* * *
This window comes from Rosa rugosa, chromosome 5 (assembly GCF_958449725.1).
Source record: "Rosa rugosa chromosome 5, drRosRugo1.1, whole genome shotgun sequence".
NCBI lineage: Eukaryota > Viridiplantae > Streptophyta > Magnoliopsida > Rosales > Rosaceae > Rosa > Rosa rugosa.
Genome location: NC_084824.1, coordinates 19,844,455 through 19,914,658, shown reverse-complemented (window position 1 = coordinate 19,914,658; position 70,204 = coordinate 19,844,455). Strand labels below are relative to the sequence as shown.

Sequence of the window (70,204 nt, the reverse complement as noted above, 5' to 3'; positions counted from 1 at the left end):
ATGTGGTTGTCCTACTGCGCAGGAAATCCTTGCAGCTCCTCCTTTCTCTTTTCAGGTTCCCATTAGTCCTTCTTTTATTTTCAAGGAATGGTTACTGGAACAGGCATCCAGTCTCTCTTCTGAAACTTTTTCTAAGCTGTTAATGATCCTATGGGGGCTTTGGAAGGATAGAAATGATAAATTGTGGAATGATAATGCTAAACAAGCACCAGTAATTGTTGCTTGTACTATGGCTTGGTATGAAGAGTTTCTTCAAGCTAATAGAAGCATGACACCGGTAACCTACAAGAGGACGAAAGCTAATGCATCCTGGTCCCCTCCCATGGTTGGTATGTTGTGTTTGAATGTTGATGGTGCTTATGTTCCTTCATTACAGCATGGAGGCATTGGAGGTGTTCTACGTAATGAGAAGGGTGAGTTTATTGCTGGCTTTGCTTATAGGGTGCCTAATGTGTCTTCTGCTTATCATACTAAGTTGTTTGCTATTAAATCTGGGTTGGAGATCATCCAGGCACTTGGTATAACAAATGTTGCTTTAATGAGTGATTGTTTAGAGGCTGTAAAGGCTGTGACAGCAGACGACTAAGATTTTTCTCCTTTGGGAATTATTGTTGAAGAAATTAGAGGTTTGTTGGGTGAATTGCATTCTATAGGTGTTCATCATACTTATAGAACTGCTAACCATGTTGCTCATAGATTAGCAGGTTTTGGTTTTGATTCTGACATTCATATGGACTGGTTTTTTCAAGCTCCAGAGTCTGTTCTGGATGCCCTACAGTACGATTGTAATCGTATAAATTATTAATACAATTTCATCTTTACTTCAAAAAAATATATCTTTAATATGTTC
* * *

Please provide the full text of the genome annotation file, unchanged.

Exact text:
This window comes from Rosa rugosa, chromosome 5 (assembly GCF_958449725.1).
Source record: "Rosa rugosa chromosome 5, drRosRugo1.1, whole genome shotgun sequence".
NCBI lineage: Eukaryota > Viridiplantae > Streptophyta > Magnoliopsida > Rosales > Rosaceae > Rosa > Rosa rugosa.
Genome location: NC_084824.1, coordinates 19,844,455 through 19,914,658, shown reverse-complemented (window position 1 = coordinate 19,914,658; position 70,204 = coordinate 19,844,455). Strand labels below are relative to the sequence as shown.

Sequence of the window (70,204 nt, the reverse complement as noted above, 5' to 3'; positions counted from 1 at the left end):
ATGTGGTTGTCCTACTGCGCAGGAAATCCTTGCAGCTCCTCCTTTCTCTTTTCAGGTTCCCATTAGTCCTTCTTTTATTTTCAAGGAATGGTTACTGGAACAGGCATCCAGTCTCTCTTCTGAAACTTTTTCTAAGCTGTTAATGATCCTATGGGGGCTTTGGAAGGATAGAAATGATAAATTGTGGAATGATAATGCTAAACAAGCACCAGTAATTGTTGCTTGTACTATGGCTTGGTATGAAGAGTTTCTTCAAGCTAATAGAAGCATGACACCGGTAACCTACAAGAGGACGAAAGCTAATGCATCCTGGTCCCCTCCCATGGTTGGTATGTTGTGTTTGAATGTTGATGGTGCTTATGTTCCTTCATTACAGCATGGAGGCATTGGAGGTGTTCTACGTAATGAGAAGGGTGAGTTTATTGCTGGCTTTGCTTATAGGGTGCCTAATGTGTCTTCTGCTTATCATACTAAGTTGTTTGCTATTAAATCTGGGTTGGAGATCATCCAGGCACTTGGTATAACAAATGTTGCTTTAATGAGTGATTGTTTAGAGGCTGTAAAGGCTGTGACAGCAGACGACTAAGATTTTTCTCCTTTGGGAATTATTGTTGAAGAAATTAGAGGTTTGTTGGGTGAATTGCATTCTATAGGTGTTCATCATACTTATAGAACTGCTAACCATGTTGCTCATAGATTAGCAGGTTTTGGTTTTGATTCTGACATTCATATGGACTGGTTTTTTCAAGCTCCAGAGTCTGTTCTGGATGCCCTACAGTACGATTGTAATCGTATAAATTATTAATACAATTTCATCTTTACTTCAAAAAAATATATCTTTAATATGTTC